- Directed by Putthiphong Promsakha na Sakon Nakhon and Wasin Pokpong
- Starring Mario Maurer, Pimchanok Luevisetpaibool, Sudarat Butrprom
- Released in Thai cinemas on August 12, 2010; rated G
- Wise Kwai's rating: 3/5
I've seen the Thai summer sleeper hit First Love and am not sure what I saw. But for reasons I can't explain, I liked it.
Maybe it had some of the exuberance and energy of the John Hughes teenage romantic comedies of the 1980s, like Pretty in Pink or Sixteen Candles.
A coming-of-age story, Sing Lek Lek Thee Riak Wa … Ruk (สิ่งเล็กๆ ที่เรียกว่า...รัก, also Crazy Little Thing Called Love), is about a schoolgirl and her undying crush on the school's heartthrob jock, portrayed by Mario Maurer.
The girl, named Nam, played by Pimchanok Luevisetpaibool, is at first an ugly duckling nerd with glasses. Over one summer, she ditches the spectacles and has her skin lightened. She is cast as Snow White in the school play and lands a spot as the leggy drum majorette leading the marching band. She sets hearts aflutter, but not, it seems, the school's soccer star.
The movie, a production of the Workpoint TV studio and Sahamongkol Film International, is directed by Putthiphong Promsakha na Sakon Nakhon and Wasin Pokpong.
Production values are fine, with the setting of a provincial Thai tourist town captured lushly and lovingly (not sure where it's at, but it's someplace with a reservoir).
The story meanders and despite its energetic pace seems overly long. After all, it covers the girl's entire time in high school, breezing through year after year, with Nam's heart staying true to the clownish, narcissistic photography enthusiast, played by Mario.
I suppose what helped me invest in the story was the great supporting cast, especially the three young friends of Nam. These child actors are sort of a Greek chorus to the whole proceedings.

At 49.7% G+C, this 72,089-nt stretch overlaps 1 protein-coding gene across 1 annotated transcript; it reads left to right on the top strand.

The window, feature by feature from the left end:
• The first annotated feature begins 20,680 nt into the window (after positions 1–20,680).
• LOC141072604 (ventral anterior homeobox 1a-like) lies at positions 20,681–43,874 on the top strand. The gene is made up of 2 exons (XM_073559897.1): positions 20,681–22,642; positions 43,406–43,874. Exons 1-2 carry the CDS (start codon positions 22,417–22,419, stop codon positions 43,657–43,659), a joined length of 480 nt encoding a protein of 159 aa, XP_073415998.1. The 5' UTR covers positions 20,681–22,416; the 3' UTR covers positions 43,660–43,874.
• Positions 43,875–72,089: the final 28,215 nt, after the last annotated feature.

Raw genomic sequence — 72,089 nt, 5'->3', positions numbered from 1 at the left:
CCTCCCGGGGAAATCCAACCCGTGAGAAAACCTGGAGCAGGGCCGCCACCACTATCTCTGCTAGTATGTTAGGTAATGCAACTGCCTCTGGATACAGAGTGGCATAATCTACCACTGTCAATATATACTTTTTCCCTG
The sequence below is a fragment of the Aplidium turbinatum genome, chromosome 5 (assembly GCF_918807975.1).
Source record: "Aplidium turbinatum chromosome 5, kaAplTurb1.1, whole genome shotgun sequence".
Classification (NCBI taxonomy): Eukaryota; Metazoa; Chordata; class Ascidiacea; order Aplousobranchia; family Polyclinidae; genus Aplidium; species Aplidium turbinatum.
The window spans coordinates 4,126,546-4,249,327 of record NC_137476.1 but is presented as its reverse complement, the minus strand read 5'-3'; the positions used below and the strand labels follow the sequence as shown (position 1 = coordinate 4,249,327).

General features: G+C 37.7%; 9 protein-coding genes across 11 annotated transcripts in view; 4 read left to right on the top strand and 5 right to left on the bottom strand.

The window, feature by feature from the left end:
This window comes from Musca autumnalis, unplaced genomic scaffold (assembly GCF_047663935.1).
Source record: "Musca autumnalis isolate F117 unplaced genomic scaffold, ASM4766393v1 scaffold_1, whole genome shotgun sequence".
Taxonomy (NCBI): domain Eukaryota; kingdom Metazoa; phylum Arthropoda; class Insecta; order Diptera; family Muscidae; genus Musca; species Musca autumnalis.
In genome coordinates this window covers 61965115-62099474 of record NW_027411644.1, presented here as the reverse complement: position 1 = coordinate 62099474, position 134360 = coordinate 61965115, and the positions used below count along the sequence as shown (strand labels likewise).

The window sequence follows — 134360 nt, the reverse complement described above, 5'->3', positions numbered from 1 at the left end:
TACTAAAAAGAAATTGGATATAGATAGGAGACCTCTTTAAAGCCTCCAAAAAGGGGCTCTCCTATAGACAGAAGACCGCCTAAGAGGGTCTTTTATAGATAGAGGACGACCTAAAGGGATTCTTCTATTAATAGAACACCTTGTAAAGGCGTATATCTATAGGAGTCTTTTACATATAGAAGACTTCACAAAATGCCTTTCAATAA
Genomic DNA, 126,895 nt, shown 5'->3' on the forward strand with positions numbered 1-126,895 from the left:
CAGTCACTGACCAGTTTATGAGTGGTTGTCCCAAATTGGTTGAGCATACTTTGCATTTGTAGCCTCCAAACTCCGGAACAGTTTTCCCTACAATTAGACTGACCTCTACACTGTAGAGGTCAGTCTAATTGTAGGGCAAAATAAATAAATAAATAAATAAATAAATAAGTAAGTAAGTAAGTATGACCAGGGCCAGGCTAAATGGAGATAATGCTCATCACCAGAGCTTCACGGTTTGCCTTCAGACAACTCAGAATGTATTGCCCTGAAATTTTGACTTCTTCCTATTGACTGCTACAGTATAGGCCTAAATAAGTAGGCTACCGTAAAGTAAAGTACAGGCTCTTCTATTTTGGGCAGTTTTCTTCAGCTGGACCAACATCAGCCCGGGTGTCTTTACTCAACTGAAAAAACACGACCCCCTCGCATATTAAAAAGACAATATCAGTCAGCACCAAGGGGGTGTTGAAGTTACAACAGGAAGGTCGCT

The main supporting player is the comic actress "Tukky" Sudarat Butrprom, who portrays the English teacher [which is hilarious for her enunciations]. She's also sponsor of the school's comedy players. She has a crush on the school's gym teacher and sports coach, and battles for his affections with a taller, fairer rival faculty member.
The Love of Siam star Mario, at 21 years old, is still youthful looking enough to play a teenage schoolboy. I've found him annoying in his recent commercial spots for Pepsi and other products, but he's okay here. A tortured, lonely artistic soul trapped in an handsome athlete's body, he actually manages to become a sympathetic character.
The movie's ending takes the story off the rails and seems like a huge stretch – a desperation move to wrap things up and give audiences the happy ending they demand.
But whatever. The move proved effective, making First Love the surprise hit of Thailand's summer movie season. Opening on the Queen's Birthday/Mother's Day holiday weekend of August 12-15, First Love was in third place behind the slapstick monastic comedy Luangphee Teng 3 and Toy Story 3, but rose to second place the following weekend. At last count, First Love had earned around $2.2 million (68 million baht), a tidy sum. Along with GTH's latest hit romance Guan Muen Ho, the success shows that Thai audiences currently prefer homegrown romance over just about anything else.
I'm not the film's intended audience and I was initially turned off by the movie, mainly because of the movie posters that don't seem to have anything to do with what actually happens in the film. But I was eventually guilted into seeing it, after word of mouth had spread and friends were asking me about it. And despite my reluctance, I'm glad I saw it.